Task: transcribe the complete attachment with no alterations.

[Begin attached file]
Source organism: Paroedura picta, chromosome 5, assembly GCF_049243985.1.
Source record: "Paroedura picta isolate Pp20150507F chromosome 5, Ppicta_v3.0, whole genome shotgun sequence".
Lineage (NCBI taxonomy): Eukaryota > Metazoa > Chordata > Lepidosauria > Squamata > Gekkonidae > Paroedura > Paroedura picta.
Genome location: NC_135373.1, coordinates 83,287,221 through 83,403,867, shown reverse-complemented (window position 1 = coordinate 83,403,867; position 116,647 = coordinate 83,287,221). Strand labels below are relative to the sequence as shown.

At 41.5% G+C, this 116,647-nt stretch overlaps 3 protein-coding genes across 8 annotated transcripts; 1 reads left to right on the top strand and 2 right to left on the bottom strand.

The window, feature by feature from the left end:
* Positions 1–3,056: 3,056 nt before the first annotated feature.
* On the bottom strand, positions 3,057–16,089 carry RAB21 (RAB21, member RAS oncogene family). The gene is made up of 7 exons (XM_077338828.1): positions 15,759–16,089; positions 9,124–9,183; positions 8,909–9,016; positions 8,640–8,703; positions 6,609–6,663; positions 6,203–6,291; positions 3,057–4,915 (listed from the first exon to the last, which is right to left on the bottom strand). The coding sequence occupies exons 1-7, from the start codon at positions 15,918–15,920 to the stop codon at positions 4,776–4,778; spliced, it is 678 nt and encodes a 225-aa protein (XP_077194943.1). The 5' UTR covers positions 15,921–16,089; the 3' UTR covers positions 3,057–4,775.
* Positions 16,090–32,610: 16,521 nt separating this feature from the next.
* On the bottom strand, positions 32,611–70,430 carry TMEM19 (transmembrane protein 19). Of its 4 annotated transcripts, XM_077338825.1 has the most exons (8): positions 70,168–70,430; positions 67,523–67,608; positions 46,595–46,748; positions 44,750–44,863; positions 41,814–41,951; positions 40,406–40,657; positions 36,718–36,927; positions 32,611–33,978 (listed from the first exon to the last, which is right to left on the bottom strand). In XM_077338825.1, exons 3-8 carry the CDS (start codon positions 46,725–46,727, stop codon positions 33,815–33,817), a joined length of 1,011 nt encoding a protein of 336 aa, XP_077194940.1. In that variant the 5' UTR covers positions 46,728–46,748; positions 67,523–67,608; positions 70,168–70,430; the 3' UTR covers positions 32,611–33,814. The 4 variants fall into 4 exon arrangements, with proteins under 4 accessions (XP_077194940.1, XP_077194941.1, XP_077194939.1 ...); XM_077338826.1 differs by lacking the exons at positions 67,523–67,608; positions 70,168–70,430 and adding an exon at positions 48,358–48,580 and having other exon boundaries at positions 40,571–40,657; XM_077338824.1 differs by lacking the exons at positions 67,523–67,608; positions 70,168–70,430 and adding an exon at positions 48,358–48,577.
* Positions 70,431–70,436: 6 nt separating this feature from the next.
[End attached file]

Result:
Source organism: Paroedura picta, chromosome 5, assembly GCF_049243985.1.
Source record: "Paroedura picta isolate Pp20150507F chromosome 5, Ppicta_v3.0, whole genome shotgun sequence".
Lineage (NCBI taxonomy): Eukaryota > Metazoa > Chordata > Lepidosauria > Squamata > Gekkonidae > Paroedura > Paroedura picta.
Genome location: NC_135373.1, coordinates 83,287,221 through 83,403,867, shown reverse-complemented (window position 1 = coordinate 83,403,867; position 116,647 = coordinate 83,287,221). Strand labels below are relative to the sequence as shown.

At 41.5% G+C, this 116,647-nt stretch overlaps 3 protein-coding genes across 8 annotated transcripts; 1 reads left to right on the top strand and 2 right to left on the bottom strand.

The window, feature by feature from the left end:
* Positions 1–3,056: 3,056 nt before the first annotated feature.
* On the bottom strand, positions 3,057–16,089 carry RAB21 (RAB21, member RAS oncogene family). The gene is made up of 7 exons (XM_077338828.1): positions 15,759–16,089; positions 9,124–9,183; positions 8,909–9,016; positions 8,640–8,703; positions 6,609–6,663; positions 6,203–6,291; positions 3,057–4,915 (listed from the first exon to the last, which is right to left on the bottom strand). The coding sequence occupies exons 1-7, from the start codon at positions 15,918–15,920 to the stop codon at positions 4,776–4,778; spliced, it is 678 nt and encodes a 225-aa protein (XP_077194943.1). The 5' UTR covers positions 15,921–16,089; the 3' UTR covers positions 3,057–4,775.
* Positions 16,090–32,610: 16,521 nt separating this feature from the next.
* On the bottom strand, positions 32,611–70,430 carry TMEM19 (transmembrane protein 19). Of its 4 annotated transcripts, XM_077338825.1 has the most exons (8): positions 70,168–70,430; positions 67,523–67,608; positions 46,595–46,748; positions 44,750–44,863; positions 41,814–41,951; positions 40,406–40,657; positions 36,718–36,927; positions 32,611–33,978 (listed from the first exon to the last, which is right to left on the bottom strand). In XM_077338825.1, exons 3-8 carry the CDS (start codon positions 46,725–46,727, stop codon positions 33,815–33,817), a joined length of 1,011 nt encoding a protein of 336 aa, XP_077194940.1. In that variant the 5' UTR covers positions 46,728–46,748; positions 67,523–67,608; positions 70,168–70,430; the 3' UTR covers positions 32,611–33,814. The 4 variants fall into 4 exon arrangements, with proteins under 4 accessions (XP_077194940.1, XP_077194941.1, XP_077194939.1 ...); XM_077338826.1 differs by lacking the exons at positions 67,523–67,608; positions 70,168–70,430 and adding an exon at positions 48,358–48,580 and having other exon boundaries at positions 40,571–40,657; XM_077338824.1 differs by lacking the exons at positions 67,523–67,608; positions 70,168–70,430 and adding an exon at positions 48,358–48,577.
* Positions 70,431–70,436: 6 nt separating this feature from the next.